I went to church this weekend. This is not a common occurrence, although I was raised a Christian. Before I turned one, my godmother spoke on my behalf when I “stated” my belief in God at my baptism. At the age of 14, I confirmed this belief at my communion, after having spent much of my childhood (and another 5 years after that) at a Christian private school in Copenhagen. But when people ask me if I’m religious, I usually answer with a blunt “no”, because I personally don’t believe there is a God. That having been said, I don’t deny the existence of one, and I firmly believe that whatever religion someone believes in, is right for them. Who am I to say you’re wrong, how should I know? All I know is that I am not going to fake it til I make it.
It just so happens though that I live two blocks from the only Danish church in the United States. And at certain dates, like on Easter Sunday, they have events with food and beer, so naturally, I had to make an appearance. The Danish Church gives you beer. Let me just stress that. Jesus may have been all cool with turning water into wine, but serving Carlsberg is taking it to a whole new level. And for those of you who are so unfortunate to have never tasted Scandinavian food, you are missing out, because it is amazing. I haven’t had this good a meal since I was in Copenhagen. But that wasn’t what surprised me the most.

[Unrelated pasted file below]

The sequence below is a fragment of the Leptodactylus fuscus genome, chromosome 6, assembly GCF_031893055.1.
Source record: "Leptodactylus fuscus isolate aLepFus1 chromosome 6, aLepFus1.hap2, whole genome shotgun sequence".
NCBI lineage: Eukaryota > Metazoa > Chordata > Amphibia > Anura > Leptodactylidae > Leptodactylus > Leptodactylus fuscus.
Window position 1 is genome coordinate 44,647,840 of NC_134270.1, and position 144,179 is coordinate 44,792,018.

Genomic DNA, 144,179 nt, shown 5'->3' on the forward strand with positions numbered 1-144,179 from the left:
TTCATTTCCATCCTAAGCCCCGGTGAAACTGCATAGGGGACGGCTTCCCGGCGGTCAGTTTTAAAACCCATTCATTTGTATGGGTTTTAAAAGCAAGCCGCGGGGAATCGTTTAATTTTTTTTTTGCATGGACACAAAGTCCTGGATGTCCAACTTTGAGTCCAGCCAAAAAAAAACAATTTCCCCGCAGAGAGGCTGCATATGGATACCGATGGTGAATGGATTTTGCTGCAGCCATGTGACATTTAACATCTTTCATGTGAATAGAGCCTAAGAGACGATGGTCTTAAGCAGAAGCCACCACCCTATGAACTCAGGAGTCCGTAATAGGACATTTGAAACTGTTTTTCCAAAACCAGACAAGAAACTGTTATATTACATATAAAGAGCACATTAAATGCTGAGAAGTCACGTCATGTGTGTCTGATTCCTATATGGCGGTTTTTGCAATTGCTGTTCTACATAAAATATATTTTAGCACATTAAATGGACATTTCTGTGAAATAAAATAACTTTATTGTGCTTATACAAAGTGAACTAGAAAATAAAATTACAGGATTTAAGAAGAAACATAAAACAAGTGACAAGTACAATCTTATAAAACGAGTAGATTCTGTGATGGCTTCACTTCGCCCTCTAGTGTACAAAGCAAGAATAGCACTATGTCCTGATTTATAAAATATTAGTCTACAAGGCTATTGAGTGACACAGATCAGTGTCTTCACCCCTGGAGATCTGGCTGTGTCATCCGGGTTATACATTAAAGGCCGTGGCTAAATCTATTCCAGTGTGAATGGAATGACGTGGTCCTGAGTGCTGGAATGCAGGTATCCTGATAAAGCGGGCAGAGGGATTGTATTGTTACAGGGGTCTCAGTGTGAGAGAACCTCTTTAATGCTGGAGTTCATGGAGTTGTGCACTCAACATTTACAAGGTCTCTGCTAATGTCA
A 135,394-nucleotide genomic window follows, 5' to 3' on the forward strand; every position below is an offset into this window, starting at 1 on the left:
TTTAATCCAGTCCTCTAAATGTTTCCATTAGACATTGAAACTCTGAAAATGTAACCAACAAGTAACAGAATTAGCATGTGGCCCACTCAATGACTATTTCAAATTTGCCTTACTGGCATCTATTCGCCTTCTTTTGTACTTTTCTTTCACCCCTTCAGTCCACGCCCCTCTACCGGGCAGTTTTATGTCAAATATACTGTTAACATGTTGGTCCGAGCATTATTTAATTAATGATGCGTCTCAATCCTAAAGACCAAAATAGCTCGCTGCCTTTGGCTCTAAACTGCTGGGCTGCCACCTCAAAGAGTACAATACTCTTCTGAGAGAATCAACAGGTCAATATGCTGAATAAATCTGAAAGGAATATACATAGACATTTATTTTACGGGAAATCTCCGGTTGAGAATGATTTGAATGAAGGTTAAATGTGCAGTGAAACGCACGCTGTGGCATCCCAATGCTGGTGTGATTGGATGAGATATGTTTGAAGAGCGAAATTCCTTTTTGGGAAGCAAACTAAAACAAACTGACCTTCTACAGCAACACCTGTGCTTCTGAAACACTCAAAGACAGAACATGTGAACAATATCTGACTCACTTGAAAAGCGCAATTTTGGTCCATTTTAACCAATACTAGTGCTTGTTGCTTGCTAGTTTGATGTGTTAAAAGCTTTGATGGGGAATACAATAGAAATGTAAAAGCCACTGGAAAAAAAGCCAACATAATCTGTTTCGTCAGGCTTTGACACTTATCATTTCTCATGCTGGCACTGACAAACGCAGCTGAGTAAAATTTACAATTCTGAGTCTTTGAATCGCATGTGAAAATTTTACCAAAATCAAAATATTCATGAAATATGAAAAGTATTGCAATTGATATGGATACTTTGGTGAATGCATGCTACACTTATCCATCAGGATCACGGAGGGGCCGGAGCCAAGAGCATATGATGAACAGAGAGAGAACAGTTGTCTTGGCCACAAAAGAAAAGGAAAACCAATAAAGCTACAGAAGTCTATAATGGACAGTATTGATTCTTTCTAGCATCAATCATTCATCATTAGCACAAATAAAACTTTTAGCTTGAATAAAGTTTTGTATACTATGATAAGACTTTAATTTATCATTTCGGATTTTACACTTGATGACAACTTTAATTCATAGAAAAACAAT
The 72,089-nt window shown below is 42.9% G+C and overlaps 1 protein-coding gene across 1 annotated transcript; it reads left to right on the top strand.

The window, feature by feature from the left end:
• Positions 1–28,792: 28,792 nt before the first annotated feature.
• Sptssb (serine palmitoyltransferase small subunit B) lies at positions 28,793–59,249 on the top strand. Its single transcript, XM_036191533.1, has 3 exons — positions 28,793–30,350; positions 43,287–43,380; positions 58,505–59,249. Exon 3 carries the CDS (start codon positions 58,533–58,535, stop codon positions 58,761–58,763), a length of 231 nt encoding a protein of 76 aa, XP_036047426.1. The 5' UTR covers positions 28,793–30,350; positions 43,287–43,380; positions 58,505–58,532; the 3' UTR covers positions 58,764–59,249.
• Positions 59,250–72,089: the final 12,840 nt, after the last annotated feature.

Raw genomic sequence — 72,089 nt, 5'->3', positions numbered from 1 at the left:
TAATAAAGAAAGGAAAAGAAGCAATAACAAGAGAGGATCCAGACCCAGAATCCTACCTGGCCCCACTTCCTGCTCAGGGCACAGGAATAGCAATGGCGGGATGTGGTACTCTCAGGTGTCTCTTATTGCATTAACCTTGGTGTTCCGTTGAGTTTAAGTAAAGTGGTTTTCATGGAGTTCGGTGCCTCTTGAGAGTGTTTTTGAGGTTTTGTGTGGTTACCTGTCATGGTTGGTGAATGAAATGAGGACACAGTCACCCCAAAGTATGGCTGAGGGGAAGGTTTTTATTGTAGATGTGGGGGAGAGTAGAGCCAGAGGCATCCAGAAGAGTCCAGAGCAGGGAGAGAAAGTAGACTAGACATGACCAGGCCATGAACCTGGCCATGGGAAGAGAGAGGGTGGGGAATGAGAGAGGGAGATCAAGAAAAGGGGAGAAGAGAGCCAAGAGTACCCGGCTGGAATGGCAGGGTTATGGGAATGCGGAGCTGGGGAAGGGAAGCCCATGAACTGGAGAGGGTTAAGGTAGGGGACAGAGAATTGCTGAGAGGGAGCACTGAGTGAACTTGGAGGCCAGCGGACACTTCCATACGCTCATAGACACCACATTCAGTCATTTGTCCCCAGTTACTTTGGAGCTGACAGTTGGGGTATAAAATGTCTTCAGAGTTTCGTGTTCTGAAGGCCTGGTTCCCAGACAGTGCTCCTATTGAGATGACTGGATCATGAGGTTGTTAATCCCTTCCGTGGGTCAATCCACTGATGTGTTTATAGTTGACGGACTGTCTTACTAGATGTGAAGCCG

In order to gain access to the food and beer, I had to sit through a service, sing a few songs and listen to the priest speak. She talked about the stress of New York, said something about spending time with your loved ones at the last supper like Jesus did and how the love we give to one another is what we should hold on to, not the hatred of the actions that lead to his death (and revival). I may have zoned out a little bit in between the lines, but the basic idea was good and I actually really enjoyed the sermon, much to my own surprise.
Now, I have had friends who were really into bible studies, and I guess I can relate to finding comfort in written words, in fact that is how I feel about Harry Potter, but the Bible always seemed overrated to me. At least the way it is interpreted in the United States, where religion seems to be an outlet for a political agenda and have many restrictions of what you should and should not do. The Danish Protestant Church however doesn’t seem to judge in the same manner as more strict religions do, in fact, they are extremely laid back. Only rule is that you should always attempt to do good, and even if you fail to do so, you will still get into heaven as long as you understand that what you did was bad and that you regret it. Pretty basic right? They don’t care if you drink too much or have sex before you’re married, what really matters is that your intensions are good.
Although I won’t be waking up at 10 a.m. on Sundays to go to church again anytime soon, I am happy to have been raised with such strong values, because even though I don’t believe in God, I still believe in doing what is right and being the best person I can be to the people around me. Sure, I fall short sometimes, actually pretty often, but at the end of the day, my upbringing taught me that religion can and should be about loving and accepting your fellow human beings, and is more than just a tool used by politicians, terrorists and other idiots to impose crazy rules on society. So next time you find yourself having a moral dilemma, take a moment and ask: “What Would Danish Jesus Do?”